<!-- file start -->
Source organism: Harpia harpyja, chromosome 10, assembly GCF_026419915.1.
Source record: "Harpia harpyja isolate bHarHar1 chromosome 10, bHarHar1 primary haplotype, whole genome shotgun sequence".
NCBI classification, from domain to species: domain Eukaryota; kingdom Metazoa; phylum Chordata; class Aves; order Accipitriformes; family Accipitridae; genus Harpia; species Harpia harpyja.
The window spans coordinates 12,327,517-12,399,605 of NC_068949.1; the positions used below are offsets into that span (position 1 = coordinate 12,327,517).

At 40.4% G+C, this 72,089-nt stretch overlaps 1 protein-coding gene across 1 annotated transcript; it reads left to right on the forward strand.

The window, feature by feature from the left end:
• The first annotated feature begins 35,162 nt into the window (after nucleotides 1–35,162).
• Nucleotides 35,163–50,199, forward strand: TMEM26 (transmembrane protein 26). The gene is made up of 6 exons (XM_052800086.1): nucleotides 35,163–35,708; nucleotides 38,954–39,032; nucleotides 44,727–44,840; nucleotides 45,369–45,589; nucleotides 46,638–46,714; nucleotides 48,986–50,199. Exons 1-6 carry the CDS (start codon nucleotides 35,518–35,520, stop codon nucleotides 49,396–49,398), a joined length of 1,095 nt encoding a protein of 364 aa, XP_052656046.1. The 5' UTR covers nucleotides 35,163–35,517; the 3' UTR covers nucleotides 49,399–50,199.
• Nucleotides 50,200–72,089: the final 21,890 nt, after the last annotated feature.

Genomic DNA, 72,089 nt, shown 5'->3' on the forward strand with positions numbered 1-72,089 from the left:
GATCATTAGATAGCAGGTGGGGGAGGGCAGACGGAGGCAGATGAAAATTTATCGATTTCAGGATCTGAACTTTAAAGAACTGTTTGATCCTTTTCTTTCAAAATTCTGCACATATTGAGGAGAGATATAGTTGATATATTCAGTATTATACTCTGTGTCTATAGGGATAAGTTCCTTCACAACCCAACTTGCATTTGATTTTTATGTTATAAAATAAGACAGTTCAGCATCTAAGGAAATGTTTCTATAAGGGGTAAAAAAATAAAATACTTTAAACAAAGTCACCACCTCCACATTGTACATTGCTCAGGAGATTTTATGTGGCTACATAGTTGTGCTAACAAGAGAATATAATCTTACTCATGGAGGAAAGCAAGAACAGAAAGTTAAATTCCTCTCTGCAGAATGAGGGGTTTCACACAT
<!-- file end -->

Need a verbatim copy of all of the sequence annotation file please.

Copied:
Source organism: Harpia harpyja, chromosome 10, assembly GCF_026419915.1.
Source record: "Harpia harpyja isolate bHarHar1 chromosome 10, bHarHar1 primary haplotype, whole genome shotgun sequence".
NCBI classification, from domain to species: domain Eukaryota; kingdom Metazoa; phylum Chordata; class Aves; order Accipitriformes; family Accipitridae; genus Harpia; species Harpia harpyja.
The window spans coordinates 12,327,517-12,399,605 of NC_068949.1; the positions used below are offsets into that span (position 1 = coordinate 12,327,517).

At 40.4% G+C, this 72,089-nt stretch overlaps 1 protein-coding gene across 1 annotated transcript; it reads left to right on the forward strand.

The window, feature by feature from the left end:
• The first annotated feature begins 35,162 nt into the window (after nucleotides 1–35,162).
• Nucleotides 35,163–50,199, forward strand: TMEM26 (transmembrane protein 26). The gene is made up of 6 exons (XM_052800086.1): nucleotides 35,163–35,708; nucleotides 38,954–39,032; nucleotides 44,727–44,840; nucleotides 45,369–45,589; nucleotides 46,638–46,714; nucleotides 48,986–50,199. Exons 1-6 carry the CDS (start codon nucleotides 35,518–35,520, stop codon nucleotides 49,396–49,398), a joined length of 1,095 nt encoding a protein of 364 aa, XP_052656046.1. The 5' UTR covers nucleotides 35,163–35,517; the 3' UTR covers nucleotides 49,399–50,199.
• Nucleotides 50,200–72,089: the final 21,890 nt, after the last annotated feature.

Genomic DNA, 72,089 nt, shown 5'->3' on the forward strand with positions numbered 1-72,089 from the left:
GATCATTAGATAGCAGGTGGGGGAGGGCAGACGGAGGCAGATGAAAATTTATCGATTTCAGGATCTGAACTTTAAAGAACTGTTTGATCCTTTTCTTTCAAAATTCTGCACATATTGAGGAGAGATATAGTTGATATATTCAGTATTATACTCTGTGTCTATAGGGATAAGTTCCTTCACAACCCAACTTGCATTTGATTTTTATGTTATAAAATAAGACAGTTCAGCATCTAAGGAAATGTTTCTATAAGGGGTAAAAAAATAAAATACTTTAAACAAAGTCACCACCTCCACATTGTACATTGCTCAGGAGATTTTATGTGGCTACATAGTTGTGCTAACAAGAGAATATAATCTTACTCATGGAGGAAAGCAAGAACAGAAAGTTAAATTCCTCTCTGCAGAATGAGGGGTTTCACACAT